During the latter decades of the 1st century B.C., there were many respectable wines being produced in other regions on the Italian peninsula, among them Praetutium, which early on was spoken of highly by the Greeks; Picenum, which later exported much of its produce to the Celts beyond the Alps; and Tarentum, the produce of which the poet Horace reckoned one day just might rival the quality of Falernian. The sweet white wines of Mamertinum gained recognition by virtue of being mentioned so often in Julius Casar's correspondence; and those of the Pucinum region were much favored by Augustus' wife, Livia, who credited her life of 83 years to their medicinal qualities.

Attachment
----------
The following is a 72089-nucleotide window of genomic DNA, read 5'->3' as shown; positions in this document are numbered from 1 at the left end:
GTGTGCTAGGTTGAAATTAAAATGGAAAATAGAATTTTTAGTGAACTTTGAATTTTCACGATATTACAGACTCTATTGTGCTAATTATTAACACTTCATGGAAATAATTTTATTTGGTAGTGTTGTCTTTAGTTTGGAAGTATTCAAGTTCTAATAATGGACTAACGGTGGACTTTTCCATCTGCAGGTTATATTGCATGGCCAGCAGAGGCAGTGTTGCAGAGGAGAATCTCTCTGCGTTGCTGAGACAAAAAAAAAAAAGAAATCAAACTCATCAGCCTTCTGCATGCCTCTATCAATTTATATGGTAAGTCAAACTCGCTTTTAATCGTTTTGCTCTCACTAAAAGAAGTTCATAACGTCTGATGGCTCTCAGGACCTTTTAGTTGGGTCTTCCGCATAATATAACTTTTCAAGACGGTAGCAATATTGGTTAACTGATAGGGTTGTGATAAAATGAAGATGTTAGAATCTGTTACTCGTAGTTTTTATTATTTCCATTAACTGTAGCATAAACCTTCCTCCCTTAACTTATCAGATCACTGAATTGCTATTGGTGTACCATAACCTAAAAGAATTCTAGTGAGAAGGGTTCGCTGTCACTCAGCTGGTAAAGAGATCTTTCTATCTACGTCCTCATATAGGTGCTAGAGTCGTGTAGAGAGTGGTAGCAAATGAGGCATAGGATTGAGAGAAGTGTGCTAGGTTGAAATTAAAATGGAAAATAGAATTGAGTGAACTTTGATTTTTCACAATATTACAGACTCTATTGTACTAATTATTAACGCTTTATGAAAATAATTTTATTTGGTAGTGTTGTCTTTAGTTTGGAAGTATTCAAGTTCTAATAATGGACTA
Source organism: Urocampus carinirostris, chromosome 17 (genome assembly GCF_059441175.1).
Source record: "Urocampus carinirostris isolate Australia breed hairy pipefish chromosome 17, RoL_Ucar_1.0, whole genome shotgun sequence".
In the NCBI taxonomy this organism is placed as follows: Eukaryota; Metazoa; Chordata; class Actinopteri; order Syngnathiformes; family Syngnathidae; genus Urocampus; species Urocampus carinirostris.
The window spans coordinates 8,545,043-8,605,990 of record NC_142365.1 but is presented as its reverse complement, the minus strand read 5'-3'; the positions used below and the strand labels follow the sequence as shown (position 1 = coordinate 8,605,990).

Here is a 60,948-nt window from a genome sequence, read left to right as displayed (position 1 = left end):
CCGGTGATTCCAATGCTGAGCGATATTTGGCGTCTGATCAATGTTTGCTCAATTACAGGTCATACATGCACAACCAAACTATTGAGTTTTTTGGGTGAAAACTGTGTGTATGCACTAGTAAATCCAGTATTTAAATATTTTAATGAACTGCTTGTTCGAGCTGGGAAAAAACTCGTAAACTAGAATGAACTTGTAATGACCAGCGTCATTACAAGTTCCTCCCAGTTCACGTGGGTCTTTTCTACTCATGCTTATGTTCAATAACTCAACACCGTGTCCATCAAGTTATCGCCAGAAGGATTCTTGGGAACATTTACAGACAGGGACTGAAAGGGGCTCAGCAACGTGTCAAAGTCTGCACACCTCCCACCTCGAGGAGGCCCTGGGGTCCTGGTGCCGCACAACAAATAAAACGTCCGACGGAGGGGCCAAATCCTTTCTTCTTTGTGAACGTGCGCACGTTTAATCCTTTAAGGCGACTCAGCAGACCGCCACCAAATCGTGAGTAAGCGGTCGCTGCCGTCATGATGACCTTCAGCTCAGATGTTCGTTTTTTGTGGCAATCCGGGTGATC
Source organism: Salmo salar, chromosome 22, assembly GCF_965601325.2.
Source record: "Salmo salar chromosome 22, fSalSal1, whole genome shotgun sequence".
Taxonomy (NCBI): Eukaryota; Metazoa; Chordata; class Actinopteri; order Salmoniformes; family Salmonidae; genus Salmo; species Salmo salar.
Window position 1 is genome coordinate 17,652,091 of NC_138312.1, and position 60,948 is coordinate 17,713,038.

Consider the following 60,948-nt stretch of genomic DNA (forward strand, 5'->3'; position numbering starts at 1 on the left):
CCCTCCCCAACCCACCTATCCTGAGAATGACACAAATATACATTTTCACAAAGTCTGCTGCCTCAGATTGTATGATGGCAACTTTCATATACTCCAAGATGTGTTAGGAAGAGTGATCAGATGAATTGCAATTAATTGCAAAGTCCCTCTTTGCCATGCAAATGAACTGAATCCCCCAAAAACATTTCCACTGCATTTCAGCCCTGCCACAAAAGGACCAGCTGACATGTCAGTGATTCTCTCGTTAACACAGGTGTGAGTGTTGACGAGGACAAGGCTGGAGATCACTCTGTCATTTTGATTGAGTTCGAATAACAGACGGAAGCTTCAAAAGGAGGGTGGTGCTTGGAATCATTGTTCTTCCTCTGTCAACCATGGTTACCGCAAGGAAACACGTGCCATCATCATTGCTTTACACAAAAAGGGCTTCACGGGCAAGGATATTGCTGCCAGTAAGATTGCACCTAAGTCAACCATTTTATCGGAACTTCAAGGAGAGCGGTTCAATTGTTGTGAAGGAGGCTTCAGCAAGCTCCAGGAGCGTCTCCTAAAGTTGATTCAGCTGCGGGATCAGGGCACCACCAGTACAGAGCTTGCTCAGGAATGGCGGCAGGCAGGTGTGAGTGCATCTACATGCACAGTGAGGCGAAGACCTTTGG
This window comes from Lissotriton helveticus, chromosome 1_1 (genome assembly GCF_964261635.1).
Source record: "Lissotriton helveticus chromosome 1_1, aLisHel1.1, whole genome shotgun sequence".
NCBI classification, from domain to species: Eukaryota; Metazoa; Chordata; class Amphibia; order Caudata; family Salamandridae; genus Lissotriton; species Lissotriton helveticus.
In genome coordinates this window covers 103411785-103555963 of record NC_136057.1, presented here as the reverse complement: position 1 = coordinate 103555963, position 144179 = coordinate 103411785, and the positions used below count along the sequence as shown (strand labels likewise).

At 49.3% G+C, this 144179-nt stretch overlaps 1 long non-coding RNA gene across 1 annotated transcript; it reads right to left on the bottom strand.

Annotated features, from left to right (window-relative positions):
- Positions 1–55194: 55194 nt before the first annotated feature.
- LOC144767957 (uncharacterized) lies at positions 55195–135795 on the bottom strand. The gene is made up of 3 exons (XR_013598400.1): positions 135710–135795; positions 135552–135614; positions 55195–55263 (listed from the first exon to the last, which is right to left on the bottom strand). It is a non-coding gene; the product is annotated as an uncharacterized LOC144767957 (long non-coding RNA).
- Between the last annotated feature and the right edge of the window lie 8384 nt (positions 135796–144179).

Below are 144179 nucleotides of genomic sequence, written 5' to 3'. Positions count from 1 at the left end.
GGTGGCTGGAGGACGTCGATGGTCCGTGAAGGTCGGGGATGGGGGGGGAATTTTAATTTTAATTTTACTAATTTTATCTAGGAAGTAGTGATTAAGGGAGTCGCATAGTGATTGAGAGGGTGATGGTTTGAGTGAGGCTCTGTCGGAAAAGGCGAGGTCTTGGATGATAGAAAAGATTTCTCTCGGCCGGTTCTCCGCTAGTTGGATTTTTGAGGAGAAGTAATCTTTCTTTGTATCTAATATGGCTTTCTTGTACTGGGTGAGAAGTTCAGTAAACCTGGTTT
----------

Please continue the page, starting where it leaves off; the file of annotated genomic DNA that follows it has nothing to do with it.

During the reign of Rome's first emperor, Augustus (27 B.C.-A.D. 14), Italian viticulture underwent dramatic change. Augustus succeeded in turning the Italian mainland into a vibrant industrial world, by encouraging the mass production of domestic necessities such as pottery, textiles, and glass. And seaborne trade across the Empire's breadth ensured the constant inflow of staples, such as grain, olive oil, and papyrus. But that success came at some cost. As dispossessed Italian peasants and wide-eyed provincials flocked towards Rome in search of work, the population of Italy's cities soared, and much of the surrounding farmland became sorely pressed. As crop yields began to fall away, many a vintner planted vines that offered a high yield of grapes rather than ones with a prestigious flavor.